How to Make Risk Feel Less Risky—And Why It’s Essential for Success

We’re gonna go out on a limb here and say that you didn’t get to where you are without taking a risk. Maybe it was moving to a new city in pursuit of a job opportunity. Maybe it was volunteering to lead a project that had never been tried before. Or maybe it was saying “no” to a lucrative offer because it compromised your long-term goals.

Now that all your risks have finally paid off—now that you’re here—it can be tempting to play it safe. Unfortunately, not taking a risk is sometimes just as risky.

Risk is uncomfortable because we lack information. First, you can’t be sure how people will react to your decision or action, and that can be daunting—will they be supportive or dismissive? Will your company standing suffer as a result? Nor can you be sure how your idea or decision will play out, or what the benefits are, which can be nerve-wracking. But as a leader, there are steps you can take to form a safe experimentation space for your team to create value and spur innovation:

  • Keep your eyes on the prize. Consciously choose growth over stability. Again, it’s easy to rest on your laurels and keep doing the same thing that got you to the point—but in dynamic markets, it’s critical to continue experimenting and building on prior success.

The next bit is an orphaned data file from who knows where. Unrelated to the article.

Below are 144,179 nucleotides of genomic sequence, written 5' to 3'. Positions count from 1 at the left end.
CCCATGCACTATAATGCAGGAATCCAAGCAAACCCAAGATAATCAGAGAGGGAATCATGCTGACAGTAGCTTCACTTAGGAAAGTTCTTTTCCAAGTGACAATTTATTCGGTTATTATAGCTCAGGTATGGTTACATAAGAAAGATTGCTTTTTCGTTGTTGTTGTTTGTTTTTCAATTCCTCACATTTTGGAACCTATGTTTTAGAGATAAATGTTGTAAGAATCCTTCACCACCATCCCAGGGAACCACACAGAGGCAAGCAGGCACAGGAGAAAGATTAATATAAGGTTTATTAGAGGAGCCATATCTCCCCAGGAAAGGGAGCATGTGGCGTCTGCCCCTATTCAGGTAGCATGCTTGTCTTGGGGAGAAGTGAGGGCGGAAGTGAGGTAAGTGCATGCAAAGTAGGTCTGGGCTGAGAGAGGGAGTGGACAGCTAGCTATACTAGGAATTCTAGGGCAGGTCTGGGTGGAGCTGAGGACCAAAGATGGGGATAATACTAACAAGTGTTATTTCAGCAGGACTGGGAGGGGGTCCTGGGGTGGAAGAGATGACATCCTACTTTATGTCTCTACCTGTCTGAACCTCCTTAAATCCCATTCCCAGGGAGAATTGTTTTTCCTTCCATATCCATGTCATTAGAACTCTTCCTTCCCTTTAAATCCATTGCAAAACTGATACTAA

• Empower voices. It’s all too easy for the same people to dominate the conversation, especially as you go up the hierarchy. Encourage everyone to contribute by using check-ins and rounds to get them in the habit of participating. At the same time, discourage disrespectful behavior. If you notice certain members of your team consistently dismissing ideas or interrupting or talking over others, make sure you address this with them in 1:1s.
  • Make room for failure.
    • Make it safe-to-try. Instead of “risking it all” in a grandiose gesture, test out your idea in situations where, even if everything goes wrong, it won’t result in permanent damage. Before rolling out a new policy to the organization, test it on one department. Before launching a new product, design a “skateboard” to see if it fulfills customer needs.
    • Plan for the worst-case scenario. Do a pre-mortem to think through what could go wrong, and then determine what’s most likely to happen, and what will have the greatest impact. Then, brainstorm ways to either prevent those things from occurring, or develop a plan to address it should those scenarios occur.
    • Build in time to learn. Dedicate time to learning from successes and failures in a non-judgmental way. Hold regular retrospectives to review what works, what doesn’t, and what you can improve for next time.
  • Lead by example. Your team will look to you to establish the norms around risk-taking, so model fallibility and vulnerability. Lead with curiosity and investigate assumptions. Acknowledge what you don’t know, and instead of providing solutions, ask them for their hypothesis.
Published March 20, 2019

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